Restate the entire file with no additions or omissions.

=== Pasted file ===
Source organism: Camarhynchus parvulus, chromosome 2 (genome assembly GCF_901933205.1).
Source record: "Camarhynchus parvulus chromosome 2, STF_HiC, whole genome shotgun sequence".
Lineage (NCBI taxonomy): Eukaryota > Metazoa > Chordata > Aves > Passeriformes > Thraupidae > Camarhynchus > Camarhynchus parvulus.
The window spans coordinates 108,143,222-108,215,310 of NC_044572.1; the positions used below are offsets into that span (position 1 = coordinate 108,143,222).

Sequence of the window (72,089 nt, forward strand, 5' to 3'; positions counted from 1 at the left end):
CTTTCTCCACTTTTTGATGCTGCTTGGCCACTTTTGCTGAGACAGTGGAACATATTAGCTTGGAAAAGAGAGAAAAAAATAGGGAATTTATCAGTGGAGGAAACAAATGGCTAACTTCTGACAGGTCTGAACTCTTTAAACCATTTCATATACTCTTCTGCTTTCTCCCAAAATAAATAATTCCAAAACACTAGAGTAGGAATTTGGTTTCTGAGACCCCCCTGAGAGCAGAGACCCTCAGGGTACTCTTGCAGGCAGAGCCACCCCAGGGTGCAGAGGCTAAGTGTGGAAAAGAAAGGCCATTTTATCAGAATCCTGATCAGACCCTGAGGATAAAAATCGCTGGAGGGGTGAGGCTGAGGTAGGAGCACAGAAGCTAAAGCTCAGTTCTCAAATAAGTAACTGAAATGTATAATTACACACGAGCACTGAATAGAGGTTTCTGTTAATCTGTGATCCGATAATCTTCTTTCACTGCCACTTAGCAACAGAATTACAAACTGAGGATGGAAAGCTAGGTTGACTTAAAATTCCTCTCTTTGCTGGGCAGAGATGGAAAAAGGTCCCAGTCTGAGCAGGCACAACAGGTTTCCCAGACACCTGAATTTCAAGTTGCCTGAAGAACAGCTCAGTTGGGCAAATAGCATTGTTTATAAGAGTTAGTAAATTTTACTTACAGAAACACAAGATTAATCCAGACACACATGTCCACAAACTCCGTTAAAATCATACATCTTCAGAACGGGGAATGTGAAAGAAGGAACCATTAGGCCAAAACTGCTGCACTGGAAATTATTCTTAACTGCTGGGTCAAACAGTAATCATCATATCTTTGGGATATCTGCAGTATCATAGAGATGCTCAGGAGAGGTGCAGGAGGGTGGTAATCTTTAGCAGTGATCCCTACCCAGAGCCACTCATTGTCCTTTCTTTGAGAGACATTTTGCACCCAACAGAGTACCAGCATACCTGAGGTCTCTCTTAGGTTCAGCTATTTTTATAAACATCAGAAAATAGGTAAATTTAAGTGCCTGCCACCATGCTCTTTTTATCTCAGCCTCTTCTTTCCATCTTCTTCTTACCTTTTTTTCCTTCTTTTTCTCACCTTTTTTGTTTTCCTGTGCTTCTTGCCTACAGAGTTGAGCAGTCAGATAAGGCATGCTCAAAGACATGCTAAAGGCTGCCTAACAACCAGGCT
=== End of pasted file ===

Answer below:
Source organism: Camarhynchus parvulus, chromosome 2 (genome assembly GCF_901933205.1).
Source record: "Camarhynchus parvulus chromosome 2, STF_HiC, whole genome shotgun sequence".
Lineage (NCBI taxonomy): Eukaryota > Metazoa > Chordata > Aves > Passeriformes > Thraupidae > Camarhynchus > Camarhynchus parvulus.
The window spans coordinates 108,143,222-108,215,310 of NC_044572.1; the positions used below are offsets into that span (position 1 = coordinate 108,143,222).

Sequence of the window (72,089 nt, forward strand, 5' to 3'; positions counted from 1 at the left end):
CTTTCTCCACTTTTTGATGCTGCTTGGCCACTTTTGCTGAGACAGTGGAACATATTAGCTTGGAAAAGAGAGAAAAAAATAGGGAATTTATCAGTGGAGGAAACAAATGGCTAACTTCTGACAGGTCTGAACTCTTTAAACCATTTCATATACTCTTCTGCTTTCTCCCAAAATAAATAATTCCAAAACACTAGAGTAGGAATTTGGTTTCTGAGACCCCCCTGAGAGCAGAGACCCTCAGGGTACTCTTGCAGGCAGAGCCACCCCAGGGTGCAGAGGCTAAGTGTGGAAAAGAAAGGCCATTTTATCAGAATCCTGATCAGACCCTGAGGATAAAAATCGCTGGAGGGGTGAGGCTGAGGTAGGAGCACAGAAGCTAAAGCTCAGTTCTCAAATAAGTAACTGAAATGTATAATTACACACGAGCACTGAATAGAGGTTTCTGTTAATCTGTGATCCGATAATCTTCTTTCACTGCCACTTAGCAACAGAATTACAAACTGAGGATGGAAAGCTAGGTTGACTTAAAATTCCTCTCTTTGCTGGGCAGAGATGGAAAAAGGTCCCAGTCTGAGCAGGCACAACAGGTTTCCCAGACACCTGAATTTCAAGTTGCCTGAAGAACAGCTCAGTTGGGCAAATAGCATTGTTTATAAGAGTTAGTAAATTTTACTTACAGAAACACAAGATTAATCCAGACACACATGTCCACAAACTCCGTTAAAATCATACATCTTCAGAACGGGGAATGTGAAAGAAGGAACCATTAGGCCAAAACTGCTGCACTGGAAATTATTCTTAACTGCTGGGTCAAACAGTAATCATCATATCTTTGGGATATCTGCAGTATCATAGAGATGCTCAGGAGAGGTGCAGGAGGGTGGTAATCTTTAGCAGTGATCCCTACCCAGAGCCACTCATTGTCCTTTCTTTGAGAGACATTTTGCACCCAACAGAGTACCAGCATACCTGAGGTCTCTCTTAGGTTCAGCTATTTTTATAAACATCAGAAAATAGGTAAATTTAAGTGCCTGCCACCATGCTCTTTTTATCTCAGCCTCTTCTTTCCATCTTCTTCTTACCTTTTTTTCCTTCTTTTTCTCACCTTTTTTGTTTTCCTGTGCTTCTTGCCTACAGAGTTGAGCAGTCAGATAAGGCATGCTCAAAGACATGCTAAAGGCTGCCTAACAACCAGGCT